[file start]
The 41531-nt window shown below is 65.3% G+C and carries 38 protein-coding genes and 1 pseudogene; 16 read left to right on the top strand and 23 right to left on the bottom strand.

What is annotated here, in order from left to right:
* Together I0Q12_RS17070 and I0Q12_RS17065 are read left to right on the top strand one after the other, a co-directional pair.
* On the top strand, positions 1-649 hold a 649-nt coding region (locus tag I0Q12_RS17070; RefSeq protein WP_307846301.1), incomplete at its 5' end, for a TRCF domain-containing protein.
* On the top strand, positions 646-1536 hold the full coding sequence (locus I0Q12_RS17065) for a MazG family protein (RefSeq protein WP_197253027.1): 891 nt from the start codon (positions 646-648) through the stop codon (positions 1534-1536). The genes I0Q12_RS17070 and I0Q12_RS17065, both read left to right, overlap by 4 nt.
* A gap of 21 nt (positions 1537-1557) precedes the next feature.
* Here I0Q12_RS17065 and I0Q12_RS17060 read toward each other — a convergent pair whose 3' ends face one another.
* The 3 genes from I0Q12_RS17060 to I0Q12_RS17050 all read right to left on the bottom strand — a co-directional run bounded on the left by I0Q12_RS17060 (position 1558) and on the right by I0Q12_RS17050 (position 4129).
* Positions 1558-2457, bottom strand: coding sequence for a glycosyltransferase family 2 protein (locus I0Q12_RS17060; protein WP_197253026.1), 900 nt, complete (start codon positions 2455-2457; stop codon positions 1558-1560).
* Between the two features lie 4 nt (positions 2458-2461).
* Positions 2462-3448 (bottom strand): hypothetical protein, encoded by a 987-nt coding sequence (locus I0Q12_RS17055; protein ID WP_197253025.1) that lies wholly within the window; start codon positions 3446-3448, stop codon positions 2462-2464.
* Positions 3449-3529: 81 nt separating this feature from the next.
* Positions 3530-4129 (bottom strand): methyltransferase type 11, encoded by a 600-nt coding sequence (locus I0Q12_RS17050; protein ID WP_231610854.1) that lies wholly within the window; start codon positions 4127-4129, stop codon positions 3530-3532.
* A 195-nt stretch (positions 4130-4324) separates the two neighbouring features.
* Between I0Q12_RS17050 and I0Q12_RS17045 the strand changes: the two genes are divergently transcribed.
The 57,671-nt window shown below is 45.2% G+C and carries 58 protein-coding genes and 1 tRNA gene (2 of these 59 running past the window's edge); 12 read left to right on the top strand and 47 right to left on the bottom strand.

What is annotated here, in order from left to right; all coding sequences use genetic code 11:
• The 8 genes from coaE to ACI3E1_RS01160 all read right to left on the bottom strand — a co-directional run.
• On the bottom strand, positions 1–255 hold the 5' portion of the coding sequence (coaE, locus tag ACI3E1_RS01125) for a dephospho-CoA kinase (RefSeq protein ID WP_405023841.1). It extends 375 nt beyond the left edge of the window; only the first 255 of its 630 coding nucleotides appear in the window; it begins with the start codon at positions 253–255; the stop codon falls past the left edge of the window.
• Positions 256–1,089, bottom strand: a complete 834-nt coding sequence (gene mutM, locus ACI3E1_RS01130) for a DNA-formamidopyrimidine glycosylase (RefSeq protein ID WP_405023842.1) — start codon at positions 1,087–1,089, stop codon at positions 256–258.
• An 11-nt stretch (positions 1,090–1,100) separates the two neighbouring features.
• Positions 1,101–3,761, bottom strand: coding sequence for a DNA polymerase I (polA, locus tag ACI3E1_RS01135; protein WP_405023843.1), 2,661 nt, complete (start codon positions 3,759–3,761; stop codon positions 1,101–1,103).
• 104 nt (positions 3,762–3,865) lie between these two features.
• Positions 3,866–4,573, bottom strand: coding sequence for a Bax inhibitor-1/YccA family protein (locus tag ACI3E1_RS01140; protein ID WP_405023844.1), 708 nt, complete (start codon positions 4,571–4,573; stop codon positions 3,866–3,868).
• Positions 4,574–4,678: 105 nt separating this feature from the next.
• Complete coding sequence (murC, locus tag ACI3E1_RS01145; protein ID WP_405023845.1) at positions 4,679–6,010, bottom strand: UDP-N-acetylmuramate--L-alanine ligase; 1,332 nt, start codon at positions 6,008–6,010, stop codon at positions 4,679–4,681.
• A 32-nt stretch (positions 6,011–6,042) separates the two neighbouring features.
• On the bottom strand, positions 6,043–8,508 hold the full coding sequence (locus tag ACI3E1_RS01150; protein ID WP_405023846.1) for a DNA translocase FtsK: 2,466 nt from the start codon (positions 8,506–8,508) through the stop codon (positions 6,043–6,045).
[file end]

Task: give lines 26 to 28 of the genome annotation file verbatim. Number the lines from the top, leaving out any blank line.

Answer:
• Complete coding sequence (murC, locus tag ACI3E1_RS01145; protein ID WP_405023845.1) at positions 4,679–6,010, bottom strand: UDP-N-acetylmuramate--L-alanine ligase; 1,332 nt, start codon at positions 6,008–6,010, stop codon at positions 4,679–4,681.
• A 32-nt stretch (positions 6,011–6,042) separates the two neighbouring features.
• On the bottom strand, positions 6,043–8,508 hold the full coding sequence (locus tag ACI3E1_RS01150; protein ID WP_405023846.1) for a DNA translocase FtsK: 2,466 nt from the start codon (positions 8,506–8,508) through the stop codon (positions 6,043–6,045).